While achieving run time savings of 35%, shows an increased accuracy, reducing the state RMSE up to 62 % as shown in Table 1
and shows much lower variability across noise realizations. The effect is especially striking for the nonlinear system Protein Transduction, where the variance of the states
and has been reduced by at least one order of magnitude, while reducing the bias by more than 30%, see Figures 3(c) and 3(d).As can be seen in Figure 5, all GP based gradient matching algorithms converge to parameter settings where the trajectories are smoother than the ground truth. While learning the hyperparameters in a pre-processing step clearly reduces this effect for and , there is still some bias. If only few observations are available, the GP prior on the states tends to smooth out part of the system dynamics. This ”smoothing bias” is then passed on to the ODE parameters in the gradient matching scheme.
To investigate the practical importance of this effect, we evaluate on a third system proposed by FitzHugh (1961) and Nagumo et al. (1962)
for modeling giant squid neurons. Abbreviating the name of its inventors, we will refer to it as the FHN system. Its dynamics are given by the two ODEs
(18) | ||||
(19) |
Due to its highly nonlinear terms, the FHN system has notoriously fast changing dynamics. One example realization including noisy observations is shown in Figure 7. To account for the spikier behavior of the system, we used a Matérn52 kernel. was set to .
While the bias towards smoother trajectories is clearly visible, finds parameters that tightly hug the ground truth. As to be expected, the smoothing bias gets smaller if we add more observations. Furthermore, increasing the SNR to 100 as shown in Figure 8 leads to an impressive accuracy, even if we reduce the amount of observations to just 10, especially as is a hyper-prior free, statistical method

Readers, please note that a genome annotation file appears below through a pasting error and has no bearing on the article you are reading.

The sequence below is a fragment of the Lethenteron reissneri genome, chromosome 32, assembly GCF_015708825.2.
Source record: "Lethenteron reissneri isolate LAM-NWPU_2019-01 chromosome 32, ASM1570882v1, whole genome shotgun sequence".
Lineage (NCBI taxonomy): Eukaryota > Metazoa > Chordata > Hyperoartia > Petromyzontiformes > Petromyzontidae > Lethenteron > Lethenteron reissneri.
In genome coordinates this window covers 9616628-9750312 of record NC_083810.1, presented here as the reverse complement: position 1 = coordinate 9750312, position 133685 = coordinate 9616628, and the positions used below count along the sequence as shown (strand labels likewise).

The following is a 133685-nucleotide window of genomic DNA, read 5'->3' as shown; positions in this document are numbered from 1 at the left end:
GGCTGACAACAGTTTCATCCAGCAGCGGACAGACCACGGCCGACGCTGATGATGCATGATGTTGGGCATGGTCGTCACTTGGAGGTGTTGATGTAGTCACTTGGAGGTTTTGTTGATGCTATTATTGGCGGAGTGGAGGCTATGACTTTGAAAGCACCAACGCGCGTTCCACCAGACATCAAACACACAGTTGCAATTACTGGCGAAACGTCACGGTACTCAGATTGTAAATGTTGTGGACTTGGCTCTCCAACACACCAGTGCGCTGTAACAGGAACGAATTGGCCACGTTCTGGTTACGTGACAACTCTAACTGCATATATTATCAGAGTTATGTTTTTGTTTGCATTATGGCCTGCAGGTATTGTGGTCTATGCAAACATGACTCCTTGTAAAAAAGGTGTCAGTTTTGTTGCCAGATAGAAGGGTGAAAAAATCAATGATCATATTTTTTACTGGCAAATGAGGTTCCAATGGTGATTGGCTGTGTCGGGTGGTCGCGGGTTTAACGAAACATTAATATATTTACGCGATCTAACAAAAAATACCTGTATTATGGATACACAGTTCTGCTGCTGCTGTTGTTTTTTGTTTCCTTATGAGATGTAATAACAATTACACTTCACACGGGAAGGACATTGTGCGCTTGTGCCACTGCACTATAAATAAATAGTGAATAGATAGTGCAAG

Gradient matching is a successful tool to circumvent the computational cost of numerical integration for Bayesian parameter identification in dynamical systems, especially if the dynamics, like in most real world systems, are reasonably smooth. Previous Gaussian process-based approaches used a criticized product of experts heuristics, which leads to technical difficulties. We illustrated these theoretical problems and provided a novel, sound formulation that does not rely on a PoE. We furthermore explained the surprising performance gains of variational over sampling-based approaches and then combined these insights to propose a new algorithm called , which jointly learns states and parameters with improved state-of-the-art performance in terms of accuracy, run time, robustness and reduction of ”smoothing bias” for general nonlinear dynamical systems.
Unlike the previous MCMC approaches, uses a one-chain Metropolis Hastings scheme, which is much easier to tune than the previously used, complicated multi chain setups. Due to the sequential fitting of the hyperparameters, the wild behavior of the probability density motivating the setup in Dondelinger et al. (2013, section 3) and the need for hard to motivate hyperpriors is successfully avoided. Consequently, the inference is significantly more accurate, faster, more robust and significantly decreases the smoothing bias of GP based gradient matching schemes.